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Demoscene: 64k Intros At Revision Demoparty 207

Posted by Unknown Lamer
from the how-do-they-do-it dept.
An anonymous reader writes "Last week-end at Revision demoparty, demosceners have pushed further the limits of what can be done in a single 64kb executable file. Using extensive procedural techniques and compression, Gaia Machina (video capture) and F — Felix's Workshop (video capture) are realtime animations, featuring high quality rendering, sound, 3D models, and textures."
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Demoscene: 64k Intros At Revision Demoparty

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  • by tepples (727027) <tepples AT gmail DOT com> on Tuesday April 10, 2012 @08:39AM (#39629365) Homepage Journal
    I think I know why North American readers may never heard of it. (USA and Canada represent well over two-thirds of the population of industrialized anglophone countries.) From the article:

    in Saarbrücken, Germany

    For some reason they never have demo parties like this in North America. Why is that?

  • by tgd (2822) on Tuesday April 10, 2012 @09:09AM (#39629705)

    /. is really making me feel old these days -- I was writing demos in the early 90's. I don't know if its my overall grumpy old-man mentality or not, but as impressive as these are, they're powered by a crap-ton of software running behind them. There's not 64k of assembly pumping bytes into a framebuffer and twiddling the PC speaker port to synthesize digital audio.

    One thing I couldn't find in there (and I've been out of the scene for a LONG time, so I don't know how this works on new-fangled fancy computers...) -- do these write directly to the video hardware? Or do they use OS services like DirectX11, etc? When they say 64k, is it a 64k executable using up another dozen meg of OS DLLs?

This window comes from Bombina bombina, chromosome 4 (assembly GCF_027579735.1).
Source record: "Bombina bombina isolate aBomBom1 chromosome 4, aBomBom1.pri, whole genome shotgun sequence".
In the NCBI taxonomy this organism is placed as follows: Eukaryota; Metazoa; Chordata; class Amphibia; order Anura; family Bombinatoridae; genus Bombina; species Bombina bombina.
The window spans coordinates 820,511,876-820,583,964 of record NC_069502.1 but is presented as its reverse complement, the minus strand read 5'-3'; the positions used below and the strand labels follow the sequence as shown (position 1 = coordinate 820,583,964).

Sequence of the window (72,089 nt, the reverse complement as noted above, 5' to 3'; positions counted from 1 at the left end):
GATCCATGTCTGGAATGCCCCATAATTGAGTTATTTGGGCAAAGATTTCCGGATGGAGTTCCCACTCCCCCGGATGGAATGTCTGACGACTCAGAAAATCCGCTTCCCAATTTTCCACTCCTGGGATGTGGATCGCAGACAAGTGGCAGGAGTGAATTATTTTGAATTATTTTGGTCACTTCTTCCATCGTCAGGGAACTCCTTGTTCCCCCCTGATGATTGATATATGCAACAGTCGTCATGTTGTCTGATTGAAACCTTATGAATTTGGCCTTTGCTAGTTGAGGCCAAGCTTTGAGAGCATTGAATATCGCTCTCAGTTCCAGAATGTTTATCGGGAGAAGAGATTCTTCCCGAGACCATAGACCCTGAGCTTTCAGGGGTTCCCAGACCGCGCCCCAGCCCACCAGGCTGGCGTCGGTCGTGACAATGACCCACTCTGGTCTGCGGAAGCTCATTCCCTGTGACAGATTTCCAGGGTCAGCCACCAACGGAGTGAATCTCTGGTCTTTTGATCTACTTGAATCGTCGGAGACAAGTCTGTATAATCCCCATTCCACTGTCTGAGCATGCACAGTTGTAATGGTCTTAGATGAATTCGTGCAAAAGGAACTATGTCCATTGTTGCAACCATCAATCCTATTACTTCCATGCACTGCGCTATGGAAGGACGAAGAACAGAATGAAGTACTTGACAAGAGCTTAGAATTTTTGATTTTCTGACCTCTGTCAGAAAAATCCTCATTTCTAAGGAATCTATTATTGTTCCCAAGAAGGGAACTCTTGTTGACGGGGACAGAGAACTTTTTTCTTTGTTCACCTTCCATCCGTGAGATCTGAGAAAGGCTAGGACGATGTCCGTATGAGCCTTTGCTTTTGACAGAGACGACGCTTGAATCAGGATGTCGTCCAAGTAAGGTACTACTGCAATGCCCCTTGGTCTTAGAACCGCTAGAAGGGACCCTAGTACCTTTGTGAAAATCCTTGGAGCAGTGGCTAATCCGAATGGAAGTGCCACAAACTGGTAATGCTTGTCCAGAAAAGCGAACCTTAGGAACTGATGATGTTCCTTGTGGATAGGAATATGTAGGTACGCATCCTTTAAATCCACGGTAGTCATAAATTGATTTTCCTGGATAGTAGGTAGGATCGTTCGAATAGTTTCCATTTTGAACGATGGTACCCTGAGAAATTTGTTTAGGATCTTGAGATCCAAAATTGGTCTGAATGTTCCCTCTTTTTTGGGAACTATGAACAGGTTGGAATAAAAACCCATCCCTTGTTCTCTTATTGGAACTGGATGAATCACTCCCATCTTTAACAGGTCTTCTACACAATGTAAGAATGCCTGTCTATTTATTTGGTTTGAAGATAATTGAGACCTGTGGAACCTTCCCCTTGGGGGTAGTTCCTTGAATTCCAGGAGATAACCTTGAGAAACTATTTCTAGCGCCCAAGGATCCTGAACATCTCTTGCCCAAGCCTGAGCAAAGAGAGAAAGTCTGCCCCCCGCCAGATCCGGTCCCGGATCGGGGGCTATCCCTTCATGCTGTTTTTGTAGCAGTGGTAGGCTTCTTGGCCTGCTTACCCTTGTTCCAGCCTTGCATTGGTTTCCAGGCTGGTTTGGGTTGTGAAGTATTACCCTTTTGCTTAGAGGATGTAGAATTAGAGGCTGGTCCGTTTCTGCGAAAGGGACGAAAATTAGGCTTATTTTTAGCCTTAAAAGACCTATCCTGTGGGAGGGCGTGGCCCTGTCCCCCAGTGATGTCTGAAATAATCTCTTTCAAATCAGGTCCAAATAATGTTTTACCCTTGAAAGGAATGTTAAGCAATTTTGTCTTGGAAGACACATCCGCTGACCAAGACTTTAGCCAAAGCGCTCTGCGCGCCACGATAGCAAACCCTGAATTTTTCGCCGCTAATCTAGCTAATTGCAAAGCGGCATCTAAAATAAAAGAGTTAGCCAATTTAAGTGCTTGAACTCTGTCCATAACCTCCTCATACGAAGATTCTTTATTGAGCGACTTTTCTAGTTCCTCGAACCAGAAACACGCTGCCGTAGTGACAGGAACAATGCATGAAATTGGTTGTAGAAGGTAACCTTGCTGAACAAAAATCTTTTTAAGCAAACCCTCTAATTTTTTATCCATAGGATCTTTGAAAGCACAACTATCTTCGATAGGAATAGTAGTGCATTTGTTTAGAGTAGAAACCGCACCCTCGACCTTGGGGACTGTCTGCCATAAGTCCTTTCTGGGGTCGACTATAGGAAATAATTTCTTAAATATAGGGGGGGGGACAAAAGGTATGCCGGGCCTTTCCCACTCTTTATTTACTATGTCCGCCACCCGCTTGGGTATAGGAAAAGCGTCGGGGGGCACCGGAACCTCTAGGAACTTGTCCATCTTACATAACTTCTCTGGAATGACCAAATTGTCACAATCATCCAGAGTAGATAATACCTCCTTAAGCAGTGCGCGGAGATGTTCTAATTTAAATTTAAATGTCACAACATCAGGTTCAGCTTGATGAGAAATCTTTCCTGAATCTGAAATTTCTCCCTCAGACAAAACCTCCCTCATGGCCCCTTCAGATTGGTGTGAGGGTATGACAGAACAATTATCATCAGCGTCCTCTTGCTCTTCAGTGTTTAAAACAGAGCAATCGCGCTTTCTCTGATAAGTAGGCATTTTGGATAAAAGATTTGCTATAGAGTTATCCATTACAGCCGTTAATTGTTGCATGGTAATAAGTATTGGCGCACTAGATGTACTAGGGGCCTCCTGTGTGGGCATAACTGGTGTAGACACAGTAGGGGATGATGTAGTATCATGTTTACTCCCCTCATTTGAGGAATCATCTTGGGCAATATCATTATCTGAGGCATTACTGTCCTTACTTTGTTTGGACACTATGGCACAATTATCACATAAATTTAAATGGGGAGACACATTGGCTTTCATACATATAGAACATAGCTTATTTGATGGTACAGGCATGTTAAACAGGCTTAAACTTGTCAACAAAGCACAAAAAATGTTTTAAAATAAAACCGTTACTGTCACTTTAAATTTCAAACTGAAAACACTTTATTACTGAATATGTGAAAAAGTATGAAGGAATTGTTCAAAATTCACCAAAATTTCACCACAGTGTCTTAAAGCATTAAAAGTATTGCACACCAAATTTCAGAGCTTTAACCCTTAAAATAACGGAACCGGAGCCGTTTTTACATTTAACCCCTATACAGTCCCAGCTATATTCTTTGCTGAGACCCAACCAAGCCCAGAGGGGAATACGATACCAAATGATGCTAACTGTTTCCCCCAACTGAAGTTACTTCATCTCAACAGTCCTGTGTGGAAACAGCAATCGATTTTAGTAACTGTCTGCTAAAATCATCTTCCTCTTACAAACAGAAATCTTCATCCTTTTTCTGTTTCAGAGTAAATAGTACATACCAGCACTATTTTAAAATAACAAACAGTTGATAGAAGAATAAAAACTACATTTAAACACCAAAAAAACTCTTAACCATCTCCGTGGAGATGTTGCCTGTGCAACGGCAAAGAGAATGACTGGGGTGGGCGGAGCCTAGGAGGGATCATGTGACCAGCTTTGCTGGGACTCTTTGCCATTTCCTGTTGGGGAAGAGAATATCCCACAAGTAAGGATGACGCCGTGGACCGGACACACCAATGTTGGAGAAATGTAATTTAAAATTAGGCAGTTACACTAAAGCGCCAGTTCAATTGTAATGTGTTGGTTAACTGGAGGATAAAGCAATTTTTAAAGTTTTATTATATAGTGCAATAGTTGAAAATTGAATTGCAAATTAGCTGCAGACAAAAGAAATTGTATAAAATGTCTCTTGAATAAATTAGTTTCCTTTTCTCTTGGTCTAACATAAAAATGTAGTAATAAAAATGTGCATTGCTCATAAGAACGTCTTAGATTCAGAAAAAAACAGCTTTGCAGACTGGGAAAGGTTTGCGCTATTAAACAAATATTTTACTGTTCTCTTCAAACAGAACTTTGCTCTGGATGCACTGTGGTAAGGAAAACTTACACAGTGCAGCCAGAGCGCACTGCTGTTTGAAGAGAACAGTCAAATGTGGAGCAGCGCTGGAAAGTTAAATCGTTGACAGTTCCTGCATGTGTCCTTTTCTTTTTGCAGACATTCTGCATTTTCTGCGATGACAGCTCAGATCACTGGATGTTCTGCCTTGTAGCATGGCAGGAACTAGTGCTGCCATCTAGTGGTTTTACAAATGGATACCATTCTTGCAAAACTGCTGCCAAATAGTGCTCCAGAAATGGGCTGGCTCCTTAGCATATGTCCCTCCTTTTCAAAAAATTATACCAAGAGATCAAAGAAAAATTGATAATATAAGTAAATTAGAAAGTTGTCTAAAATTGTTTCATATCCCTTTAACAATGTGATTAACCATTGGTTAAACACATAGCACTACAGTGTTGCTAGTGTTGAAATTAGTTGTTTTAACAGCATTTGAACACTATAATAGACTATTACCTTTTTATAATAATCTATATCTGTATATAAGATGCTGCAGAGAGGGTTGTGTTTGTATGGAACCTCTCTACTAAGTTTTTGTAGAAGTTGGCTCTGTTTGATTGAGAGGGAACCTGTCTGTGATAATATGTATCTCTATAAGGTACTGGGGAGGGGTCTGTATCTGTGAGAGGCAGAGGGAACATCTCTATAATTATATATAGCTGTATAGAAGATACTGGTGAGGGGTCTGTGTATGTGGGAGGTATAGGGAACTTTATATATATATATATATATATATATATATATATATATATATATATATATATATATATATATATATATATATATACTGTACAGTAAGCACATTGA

I have to give it to them, they are very impressive. But are people still getting down and counting clock cycles?

    Anyway, for you youngins, this might explain the demoscene a bit better: http://www.youtube.com/watch?v=iRkZcTg1JWU [youtube.com]

  • by Hatta (162192) on Tuesday April 10, 2012 @09:37AM (#39630037) Journal

    Or do they use OS services like DirectX11, etc? When they say 64k, is it a 64k executable using up another dozen meg of OS DLLs?

    That was exactly my question. If it's not 64K running on bare metal, it's cheating.

  • by sqldr (838964) on Tuesday April 10, 2012 @09:54AM (#39630275)

    For some reason they never have demo parties like this in North America. Why is that?

    Hello, I'm meaty. I coded the synth for Gaia Machina. There were some Americans there. he was saying to me that you're all up for it, but spending months/years working on it isn't an american thing. We spent 3 years rewriting our engine since "ephemera" which pretty much maxed out our last engine. I'm British, the rest of the group is Swedish. There ARE American groups who do stuff. And Canadian - Northern Dragons kick ass. We may even visit an american party with a release just to kick your backsides and get you to do some fucking work :-) There's loads of tracker musicians in America, but you never hear music done in tracker that took more than 2 days to write! You guys have the talent, you have the place, just pull your fingers out and get working!

    PS. Linux port of gaia machina is coming. It already compiles ok. We need to check it first.

  • by ZahrGnosis (66741) on Tuesday April 10, 2012 @10:00AM (#39630345) Homepage